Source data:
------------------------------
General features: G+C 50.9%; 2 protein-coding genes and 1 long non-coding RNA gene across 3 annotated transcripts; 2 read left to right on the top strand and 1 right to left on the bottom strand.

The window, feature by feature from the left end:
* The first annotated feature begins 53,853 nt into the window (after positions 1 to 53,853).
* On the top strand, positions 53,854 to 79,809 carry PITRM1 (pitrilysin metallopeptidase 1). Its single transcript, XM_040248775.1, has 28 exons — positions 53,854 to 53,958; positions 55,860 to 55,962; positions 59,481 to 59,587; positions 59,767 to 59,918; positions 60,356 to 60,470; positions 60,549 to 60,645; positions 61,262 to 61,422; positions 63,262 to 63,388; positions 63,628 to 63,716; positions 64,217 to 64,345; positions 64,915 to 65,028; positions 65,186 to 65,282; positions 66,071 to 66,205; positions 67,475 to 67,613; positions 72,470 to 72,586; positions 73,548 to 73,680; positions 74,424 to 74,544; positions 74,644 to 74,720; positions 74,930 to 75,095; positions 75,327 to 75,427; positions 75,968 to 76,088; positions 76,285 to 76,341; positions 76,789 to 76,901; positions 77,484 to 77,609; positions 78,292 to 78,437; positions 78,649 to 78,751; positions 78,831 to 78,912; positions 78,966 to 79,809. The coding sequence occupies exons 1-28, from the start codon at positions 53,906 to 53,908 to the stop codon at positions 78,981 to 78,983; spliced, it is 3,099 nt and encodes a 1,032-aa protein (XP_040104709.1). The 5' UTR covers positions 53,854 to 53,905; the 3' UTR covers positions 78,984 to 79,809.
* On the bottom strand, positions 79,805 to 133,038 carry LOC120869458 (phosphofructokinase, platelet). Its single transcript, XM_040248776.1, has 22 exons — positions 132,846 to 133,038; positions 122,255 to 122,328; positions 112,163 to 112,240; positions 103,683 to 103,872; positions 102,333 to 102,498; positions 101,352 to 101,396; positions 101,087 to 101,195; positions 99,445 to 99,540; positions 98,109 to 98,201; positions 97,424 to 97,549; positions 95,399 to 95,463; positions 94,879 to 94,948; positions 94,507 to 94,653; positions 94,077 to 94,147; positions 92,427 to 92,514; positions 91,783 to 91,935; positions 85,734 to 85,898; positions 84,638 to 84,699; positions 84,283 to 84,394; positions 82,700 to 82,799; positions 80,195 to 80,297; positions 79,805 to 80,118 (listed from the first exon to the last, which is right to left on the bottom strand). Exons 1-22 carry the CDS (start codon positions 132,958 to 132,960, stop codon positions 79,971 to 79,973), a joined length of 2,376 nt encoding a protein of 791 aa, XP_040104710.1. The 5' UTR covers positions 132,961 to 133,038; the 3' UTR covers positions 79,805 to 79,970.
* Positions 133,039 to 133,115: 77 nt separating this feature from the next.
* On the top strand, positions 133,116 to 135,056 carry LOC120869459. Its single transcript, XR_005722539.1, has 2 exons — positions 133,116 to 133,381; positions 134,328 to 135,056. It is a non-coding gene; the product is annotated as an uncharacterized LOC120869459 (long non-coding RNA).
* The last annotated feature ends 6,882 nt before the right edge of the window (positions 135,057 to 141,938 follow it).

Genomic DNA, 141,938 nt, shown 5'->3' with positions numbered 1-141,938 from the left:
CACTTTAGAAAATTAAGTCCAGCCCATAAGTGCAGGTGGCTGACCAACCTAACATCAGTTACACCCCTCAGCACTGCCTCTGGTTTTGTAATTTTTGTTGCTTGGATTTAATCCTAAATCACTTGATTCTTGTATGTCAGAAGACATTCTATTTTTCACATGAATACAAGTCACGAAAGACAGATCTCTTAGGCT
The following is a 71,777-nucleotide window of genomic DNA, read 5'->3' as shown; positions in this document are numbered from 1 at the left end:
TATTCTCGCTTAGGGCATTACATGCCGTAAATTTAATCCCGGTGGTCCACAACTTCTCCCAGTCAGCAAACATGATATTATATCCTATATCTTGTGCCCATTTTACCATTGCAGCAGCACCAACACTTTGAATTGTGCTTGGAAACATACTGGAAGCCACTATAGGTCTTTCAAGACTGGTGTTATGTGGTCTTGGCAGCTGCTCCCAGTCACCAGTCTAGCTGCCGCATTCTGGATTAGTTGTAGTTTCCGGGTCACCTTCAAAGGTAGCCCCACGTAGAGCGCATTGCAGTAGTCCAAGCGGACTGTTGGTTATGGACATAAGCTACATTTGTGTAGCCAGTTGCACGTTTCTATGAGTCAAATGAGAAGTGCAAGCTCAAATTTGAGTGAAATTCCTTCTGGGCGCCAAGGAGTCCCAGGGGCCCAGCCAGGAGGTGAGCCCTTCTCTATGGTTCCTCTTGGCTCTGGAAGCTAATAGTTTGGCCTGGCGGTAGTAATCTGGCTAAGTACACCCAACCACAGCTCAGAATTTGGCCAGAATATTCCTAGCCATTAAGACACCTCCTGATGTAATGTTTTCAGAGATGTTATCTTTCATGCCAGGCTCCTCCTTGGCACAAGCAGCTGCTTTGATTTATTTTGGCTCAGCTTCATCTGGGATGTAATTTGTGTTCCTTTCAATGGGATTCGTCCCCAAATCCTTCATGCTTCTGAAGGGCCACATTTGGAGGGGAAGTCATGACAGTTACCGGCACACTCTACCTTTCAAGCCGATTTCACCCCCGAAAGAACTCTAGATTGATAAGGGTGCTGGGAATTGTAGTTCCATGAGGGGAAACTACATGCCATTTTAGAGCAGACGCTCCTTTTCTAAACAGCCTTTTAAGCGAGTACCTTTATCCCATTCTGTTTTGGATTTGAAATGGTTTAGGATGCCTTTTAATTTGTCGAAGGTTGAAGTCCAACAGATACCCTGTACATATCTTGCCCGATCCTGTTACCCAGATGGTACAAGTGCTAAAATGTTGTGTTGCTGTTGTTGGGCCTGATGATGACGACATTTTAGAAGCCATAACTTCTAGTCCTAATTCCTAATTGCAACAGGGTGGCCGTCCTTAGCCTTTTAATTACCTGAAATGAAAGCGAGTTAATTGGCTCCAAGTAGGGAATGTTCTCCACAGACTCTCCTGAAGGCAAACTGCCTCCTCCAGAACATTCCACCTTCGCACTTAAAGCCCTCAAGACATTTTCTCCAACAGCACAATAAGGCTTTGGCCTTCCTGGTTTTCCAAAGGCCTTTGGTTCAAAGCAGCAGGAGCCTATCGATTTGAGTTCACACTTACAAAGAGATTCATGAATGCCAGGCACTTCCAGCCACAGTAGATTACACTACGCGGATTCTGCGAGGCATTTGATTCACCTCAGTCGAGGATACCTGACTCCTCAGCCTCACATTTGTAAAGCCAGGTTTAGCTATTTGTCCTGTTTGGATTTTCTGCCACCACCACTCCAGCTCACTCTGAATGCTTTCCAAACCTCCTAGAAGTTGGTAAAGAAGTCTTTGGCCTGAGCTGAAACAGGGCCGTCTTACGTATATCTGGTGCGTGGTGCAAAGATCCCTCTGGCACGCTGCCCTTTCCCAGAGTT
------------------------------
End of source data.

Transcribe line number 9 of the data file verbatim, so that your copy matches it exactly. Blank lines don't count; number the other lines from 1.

Genomic DNA, 141,938 nt, shown 5'->3' with positions numbered 1-141,938 from the left: